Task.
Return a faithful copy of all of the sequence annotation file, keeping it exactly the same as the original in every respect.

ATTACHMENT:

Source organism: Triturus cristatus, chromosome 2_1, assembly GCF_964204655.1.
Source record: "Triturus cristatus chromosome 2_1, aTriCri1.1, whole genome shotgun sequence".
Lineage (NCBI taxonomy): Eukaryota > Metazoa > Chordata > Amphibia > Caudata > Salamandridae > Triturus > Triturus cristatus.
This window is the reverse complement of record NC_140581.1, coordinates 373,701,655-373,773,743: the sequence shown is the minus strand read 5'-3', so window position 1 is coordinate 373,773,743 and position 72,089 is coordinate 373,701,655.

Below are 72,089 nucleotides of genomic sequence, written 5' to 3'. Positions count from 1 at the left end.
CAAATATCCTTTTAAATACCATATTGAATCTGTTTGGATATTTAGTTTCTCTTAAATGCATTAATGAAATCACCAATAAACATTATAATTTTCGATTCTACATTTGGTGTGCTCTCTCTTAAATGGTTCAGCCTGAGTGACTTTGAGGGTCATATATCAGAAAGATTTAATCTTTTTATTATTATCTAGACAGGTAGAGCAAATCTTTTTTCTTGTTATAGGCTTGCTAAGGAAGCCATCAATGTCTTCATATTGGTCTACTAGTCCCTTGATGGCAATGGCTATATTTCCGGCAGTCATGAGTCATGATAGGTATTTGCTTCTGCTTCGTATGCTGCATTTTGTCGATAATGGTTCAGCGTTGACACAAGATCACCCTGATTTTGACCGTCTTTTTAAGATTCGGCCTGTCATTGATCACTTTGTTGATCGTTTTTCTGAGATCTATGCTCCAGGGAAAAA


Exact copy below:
Source organism: Triturus cristatus, chromosome 2_1, assembly GCF_964204655.1.
Source record: "Triturus cristatus chromosome 2_1, aTriCri1.1, whole genome shotgun sequence".
Lineage (NCBI taxonomy): Eukaryota > Metazoa > Chordata > Amphibia > Caudata > Salamandridae > Triturus > Triturus cristatus.
This window is the reverse complement of record NC_140581.1, coordinates 373,701,655-373,773,743: the sequence shown is the minus strand read 5'-3', so window position 1 is coordinate 373,773,743 and position 72,089 is coordinate 373,701,655.

Below are 72,089 nucleotides of genomic sequence, written 5' to 3'. Positions count from 1 at the left end.
CAAATATCCTTTTAAATACCATATTGAATCTGTTTGGATATTTAGTTTCTCTTAAATGCATTAATGAAATCACCAATAAACATTATAATTTTCGATTCTACATTTGGTGTGCTCTCTCTTAAATGGTTCAGCCTGAGTGACTTTGAGGGTCATATATCAGAAAGATTTAATCTTTTTATTATTATCTAGACAGGTAGAGCAAATCTTTTTTCTTGTTATAGGCTTGCTAAGGAAGCCATCAATGTCTTCATATTGGTCTACTAGTCCCTTGATGGCAATGGCTATATTTCCGGCAGTCATGAGTCATGATAGGTATTTGCTTCTGCTTCGTATGCTGCATTTTGTCGATAATGGTTCAGCGTTGACACAAGATCACCCTGATTTTGACCGTCTTTTTAAGATTCGGCCTGTCATTGATCACTTTGTTGATCGTTTTTCTGAGATCTATGCTCCAGGGAAAAA